If you’re so convinced that homosexual behavior has no adverse health effects, then by all means counter the data that can be brought to bear: a great deal of which I have cited, myself. No one I have interacted with thus far has ever given any answer to that, except to pretend that it doesn’t exist. But it does exist.
Obviously, there are a lot of other points that could be made, but I’ll stop here. Clearly, the Church’s position on sexuality is on shaky ground, and it would be helpful if the Church could actually engage some of the reasons why it’s shaky rather than simply doubling down on restrictions.
You say the Church should defend its views and interact with critiques. It has done plenty of that, and part of my job is to engage secular critiques, and I have massively done so, myself (including these efforts right now).
I suspect that the degree of frustration that Catholic apologists experience trying to justify their position will soon approach or exceed the degree of frustration that almost everyone would experience if that position were to be actually enforced. The fact that a couple of thousand years of often lethal attempts at enforcement have completely failed to eradicate your objected-to behaviors might at some point be cause for some degree of reevaluation of the position. Even today, it’s estimated that 90-95% of married Catholic women practice birth control of some form or another.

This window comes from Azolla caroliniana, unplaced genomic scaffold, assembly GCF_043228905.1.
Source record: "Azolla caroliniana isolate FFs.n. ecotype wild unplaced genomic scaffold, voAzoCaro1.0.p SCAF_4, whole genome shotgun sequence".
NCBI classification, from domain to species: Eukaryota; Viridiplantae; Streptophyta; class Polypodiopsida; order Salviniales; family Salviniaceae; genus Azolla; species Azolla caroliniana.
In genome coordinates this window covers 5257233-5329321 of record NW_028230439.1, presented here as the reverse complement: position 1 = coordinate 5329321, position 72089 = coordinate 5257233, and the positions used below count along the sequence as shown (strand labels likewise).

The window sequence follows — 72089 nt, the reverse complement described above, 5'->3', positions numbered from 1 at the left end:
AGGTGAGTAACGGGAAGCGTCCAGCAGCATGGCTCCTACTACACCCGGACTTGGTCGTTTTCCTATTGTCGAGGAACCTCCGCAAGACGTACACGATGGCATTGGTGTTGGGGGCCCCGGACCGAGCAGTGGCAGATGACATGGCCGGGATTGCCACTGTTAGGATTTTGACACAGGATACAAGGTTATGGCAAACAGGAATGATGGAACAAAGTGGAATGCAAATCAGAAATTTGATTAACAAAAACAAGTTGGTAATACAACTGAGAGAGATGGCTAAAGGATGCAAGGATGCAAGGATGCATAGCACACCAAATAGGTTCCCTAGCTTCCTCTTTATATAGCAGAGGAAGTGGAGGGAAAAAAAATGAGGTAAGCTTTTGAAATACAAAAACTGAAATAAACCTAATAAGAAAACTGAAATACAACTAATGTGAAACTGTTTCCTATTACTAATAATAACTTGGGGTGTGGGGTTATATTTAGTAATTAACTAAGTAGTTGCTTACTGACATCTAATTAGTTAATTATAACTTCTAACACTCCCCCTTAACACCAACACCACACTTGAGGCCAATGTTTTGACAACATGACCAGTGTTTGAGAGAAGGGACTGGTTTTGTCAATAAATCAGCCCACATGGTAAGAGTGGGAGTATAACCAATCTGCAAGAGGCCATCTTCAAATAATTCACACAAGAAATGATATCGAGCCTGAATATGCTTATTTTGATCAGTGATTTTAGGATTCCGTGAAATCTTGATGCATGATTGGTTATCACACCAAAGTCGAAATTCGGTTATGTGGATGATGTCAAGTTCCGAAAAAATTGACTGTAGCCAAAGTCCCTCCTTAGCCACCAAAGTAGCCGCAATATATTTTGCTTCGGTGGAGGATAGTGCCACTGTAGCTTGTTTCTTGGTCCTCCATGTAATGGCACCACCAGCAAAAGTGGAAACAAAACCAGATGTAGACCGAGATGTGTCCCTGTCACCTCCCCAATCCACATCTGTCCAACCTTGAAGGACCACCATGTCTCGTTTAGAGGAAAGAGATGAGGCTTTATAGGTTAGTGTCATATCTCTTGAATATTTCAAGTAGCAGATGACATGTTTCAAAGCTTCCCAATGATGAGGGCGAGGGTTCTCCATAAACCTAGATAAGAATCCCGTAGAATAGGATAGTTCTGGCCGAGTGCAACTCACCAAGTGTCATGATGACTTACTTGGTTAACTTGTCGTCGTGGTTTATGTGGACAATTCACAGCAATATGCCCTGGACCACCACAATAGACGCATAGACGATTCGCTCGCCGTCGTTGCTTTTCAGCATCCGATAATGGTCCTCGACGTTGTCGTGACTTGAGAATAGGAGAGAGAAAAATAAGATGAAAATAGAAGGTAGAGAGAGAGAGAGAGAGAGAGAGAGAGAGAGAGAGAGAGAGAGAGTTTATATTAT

No one said that Catholic sexuality (like the Christian life in general) was easy. But it is ultimately the most fulfilling. Plenty of secular surveys have verified that married Christian sexuality is the most fulfilling and pleasurable, and that religiously observant couples in this respect are happier than those who are not (including the wildly promiscuous). Ironically, even those who make sexual pleasure their highest goal do not even achieve a lasting happiness of a Christian who follows traditional Christian morals.
Again, my aim is not to be confrontational; simply to raise some issues for your consideration. These issues are substantive, and can’t be simply wished away or dismissed as irrelevant – at least if you are seriously interested in connecting with real people in real situations. Enunciating dogma is one thing; dealing with the implications of that dogma for those living in societies is another.
I’m all for interaction. Thus, I wish you had truly interacted with my arguments: particularly the three natural law ones.